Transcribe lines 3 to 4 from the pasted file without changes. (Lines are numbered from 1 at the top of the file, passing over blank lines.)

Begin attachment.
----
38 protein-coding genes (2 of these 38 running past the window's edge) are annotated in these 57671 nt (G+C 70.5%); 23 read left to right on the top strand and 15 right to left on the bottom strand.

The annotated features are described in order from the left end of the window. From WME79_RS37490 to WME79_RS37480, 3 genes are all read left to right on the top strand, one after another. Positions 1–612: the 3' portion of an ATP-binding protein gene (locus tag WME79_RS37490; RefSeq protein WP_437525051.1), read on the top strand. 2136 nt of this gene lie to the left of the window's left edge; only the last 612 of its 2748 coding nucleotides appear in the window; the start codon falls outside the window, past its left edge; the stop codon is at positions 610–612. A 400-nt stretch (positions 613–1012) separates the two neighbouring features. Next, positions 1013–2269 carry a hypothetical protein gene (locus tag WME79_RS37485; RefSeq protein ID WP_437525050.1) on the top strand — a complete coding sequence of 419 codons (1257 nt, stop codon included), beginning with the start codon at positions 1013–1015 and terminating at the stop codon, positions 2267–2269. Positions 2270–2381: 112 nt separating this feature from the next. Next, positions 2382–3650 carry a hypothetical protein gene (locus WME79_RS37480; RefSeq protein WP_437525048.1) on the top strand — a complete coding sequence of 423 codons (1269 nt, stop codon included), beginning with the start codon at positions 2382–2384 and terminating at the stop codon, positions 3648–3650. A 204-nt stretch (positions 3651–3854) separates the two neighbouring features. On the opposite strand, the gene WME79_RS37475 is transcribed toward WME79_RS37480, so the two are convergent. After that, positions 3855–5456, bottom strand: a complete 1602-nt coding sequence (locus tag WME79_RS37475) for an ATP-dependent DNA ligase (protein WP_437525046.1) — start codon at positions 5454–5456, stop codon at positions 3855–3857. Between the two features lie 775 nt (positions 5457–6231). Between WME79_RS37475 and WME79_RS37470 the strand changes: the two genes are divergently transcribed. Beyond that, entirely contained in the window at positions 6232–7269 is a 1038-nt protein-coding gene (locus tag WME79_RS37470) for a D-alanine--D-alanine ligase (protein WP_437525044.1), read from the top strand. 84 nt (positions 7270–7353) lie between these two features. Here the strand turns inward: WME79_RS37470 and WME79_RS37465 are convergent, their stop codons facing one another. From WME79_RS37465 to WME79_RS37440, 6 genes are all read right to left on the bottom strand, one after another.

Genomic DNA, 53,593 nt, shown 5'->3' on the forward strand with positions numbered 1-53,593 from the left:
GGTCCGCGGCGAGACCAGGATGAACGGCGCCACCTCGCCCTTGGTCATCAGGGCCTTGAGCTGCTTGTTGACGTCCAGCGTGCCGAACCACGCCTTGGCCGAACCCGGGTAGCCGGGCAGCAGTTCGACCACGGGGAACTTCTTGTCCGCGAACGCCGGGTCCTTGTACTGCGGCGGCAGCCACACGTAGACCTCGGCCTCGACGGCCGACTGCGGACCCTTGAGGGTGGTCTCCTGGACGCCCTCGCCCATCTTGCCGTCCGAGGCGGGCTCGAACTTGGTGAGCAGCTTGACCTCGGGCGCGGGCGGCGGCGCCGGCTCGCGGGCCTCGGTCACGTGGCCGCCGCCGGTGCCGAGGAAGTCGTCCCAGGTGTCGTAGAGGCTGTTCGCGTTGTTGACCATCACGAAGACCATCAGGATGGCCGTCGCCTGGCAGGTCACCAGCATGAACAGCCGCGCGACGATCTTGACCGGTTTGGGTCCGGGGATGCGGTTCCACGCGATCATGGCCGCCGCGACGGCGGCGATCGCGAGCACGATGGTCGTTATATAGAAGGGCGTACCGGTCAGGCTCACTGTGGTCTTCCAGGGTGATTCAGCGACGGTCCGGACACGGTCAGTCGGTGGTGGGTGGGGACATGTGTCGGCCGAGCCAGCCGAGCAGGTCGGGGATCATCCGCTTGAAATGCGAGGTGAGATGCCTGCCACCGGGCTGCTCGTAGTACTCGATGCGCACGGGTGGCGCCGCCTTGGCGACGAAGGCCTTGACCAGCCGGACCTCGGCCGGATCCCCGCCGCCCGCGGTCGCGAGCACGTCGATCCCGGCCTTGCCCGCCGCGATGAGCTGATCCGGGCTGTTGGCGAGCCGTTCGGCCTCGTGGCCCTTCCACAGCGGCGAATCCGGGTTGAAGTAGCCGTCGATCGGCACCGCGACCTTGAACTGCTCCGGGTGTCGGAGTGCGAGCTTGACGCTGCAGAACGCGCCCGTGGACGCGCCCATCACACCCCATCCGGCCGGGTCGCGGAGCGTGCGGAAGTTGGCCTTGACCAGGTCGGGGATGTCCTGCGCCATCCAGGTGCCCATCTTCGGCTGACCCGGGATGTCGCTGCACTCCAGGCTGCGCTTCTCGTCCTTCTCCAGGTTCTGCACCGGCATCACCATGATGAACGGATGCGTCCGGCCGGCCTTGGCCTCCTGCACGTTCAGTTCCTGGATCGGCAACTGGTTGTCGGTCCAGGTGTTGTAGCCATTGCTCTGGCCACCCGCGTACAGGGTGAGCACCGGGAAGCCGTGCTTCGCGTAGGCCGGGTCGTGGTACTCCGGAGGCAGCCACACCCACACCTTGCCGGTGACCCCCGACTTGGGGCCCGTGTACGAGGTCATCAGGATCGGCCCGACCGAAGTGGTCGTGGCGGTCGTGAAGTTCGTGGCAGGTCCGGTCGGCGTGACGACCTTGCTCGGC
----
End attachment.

Genomic DNA, 53,593 nt, shown 5'->3' on the forward strand with positions numbered 1-53,593 from the left:
GGTCCGCGGCGAGACCAGGATGAACGGCGCCACCTCGCCCTTGGTCATCAGGGCCTTGAGCTGCTTGTTGACGTCCAGCGTGCCGAACCACGCCTTGGCCGAACCCGGGTAGCCGGGCAGCAGTTCGACCACGGGGAACTTCTTGTCCGCGAACGCCGGGTCCTTGTACTGCGGCGGCAGCCACACGTAGACCTCGGCCTCGACGGCCGACTGCGGACCCTTGAGGGTGGTCTCCTGGACGCCCTCGCCCATCTTGCCGTCCGAGGCGGGCTCGAACTTGGTGAGCAGCTTGACCTCGGGCGCGGGCGGCGGCGCCGGCTCGCGGGCCTCGGTCACGTGGCCGCCGCCGGTGCCGAGGAAGTCGTCCCAGGTGTCGTAGAGGCTGTTCGCGTTGTTGACCATCACGAAGACCATCAGGATGGCCGTCGCCTGGCAGGTCACCAGCATGAACAGCCGCGCGACGATCTTGACCGGTTTGGGTCCGGGGATGCGGTTCCACGCGATCATGGCCGCCGCGACGGCGGCGATCGCGAGCACGATGGTCGTTATATAGAAGGGCGTACCGGTCAGGCTCACTGTGGTCTTCCAGGGTGATTCAGCGACGGTCCGGACACGGTCAGTCGGTGGTGGGTGGGGACATGTGTCGGCCGAGCCAGCCGAGCAGGTCGGGGATCATCCGCTTGAAATGCGAGGTGAGATGCCTGCCACCGGGCTGCTCGTAGTACTCGATGCGCACGGGTGGCGCCGCCTTGGCGACGAAGGCCTTGACCAGCCGGACCTCGGCCGGATCCCCGCCGCCCGCGGTCGCGAGCACGTCGATCCCGGCCTTGCCCGCCGCGATGAGCTGATCCGGGCTGTTGGCGAGCCGTTCGGCCTCGTGGCCCTTCCACAGCGGCGAATCCGGGTTGAAGTAGCCGTCGATCGGCACCGCGACCTTGAACTGCTCCGGGTGTCGGAGTGCGAGCTTGACGCTGCAGAACGCGCCCGTGGACGCGCCCATCACACCCCATCCGGCCGGGTCGCGGAGCGTGCGGAAGTTGGCCTTGACCAGGTCGGGGATGTCCTGCGCCATCCAGGTGCCCATCTTCGGCTGACCCGGGATGTCGCTGCACTCCAGGCTGCGCTTCTCGTCCTTCTCCAGGTTCTGCACCGGCATCACCATGATGAACGGATGCGTCCGGCCGGCCTTGGCCTCCTGCACGTTCAGTTCCTGGATCGGCAACTGGTTGTCGGTCCAGGTGTTGTAGCCATTGCTCTGGCCACCCGCGTACAGGGTGAGCACCGGGAAGCCGTGCTTCGCGTAGGCCGGGTCGTGGTACTCCGGAGGCAGCCACACCCACACCTTGCCGGTGACCCCCGACTTGGGGCCCGTGTACGAGGTCATCAGGATCGGCCCGACCGAAGTGGTCGTGGCGGTCGTGAAGTTCGTGGCAGGTCCGGTCGGCGTGACGACCTTGCTCGGC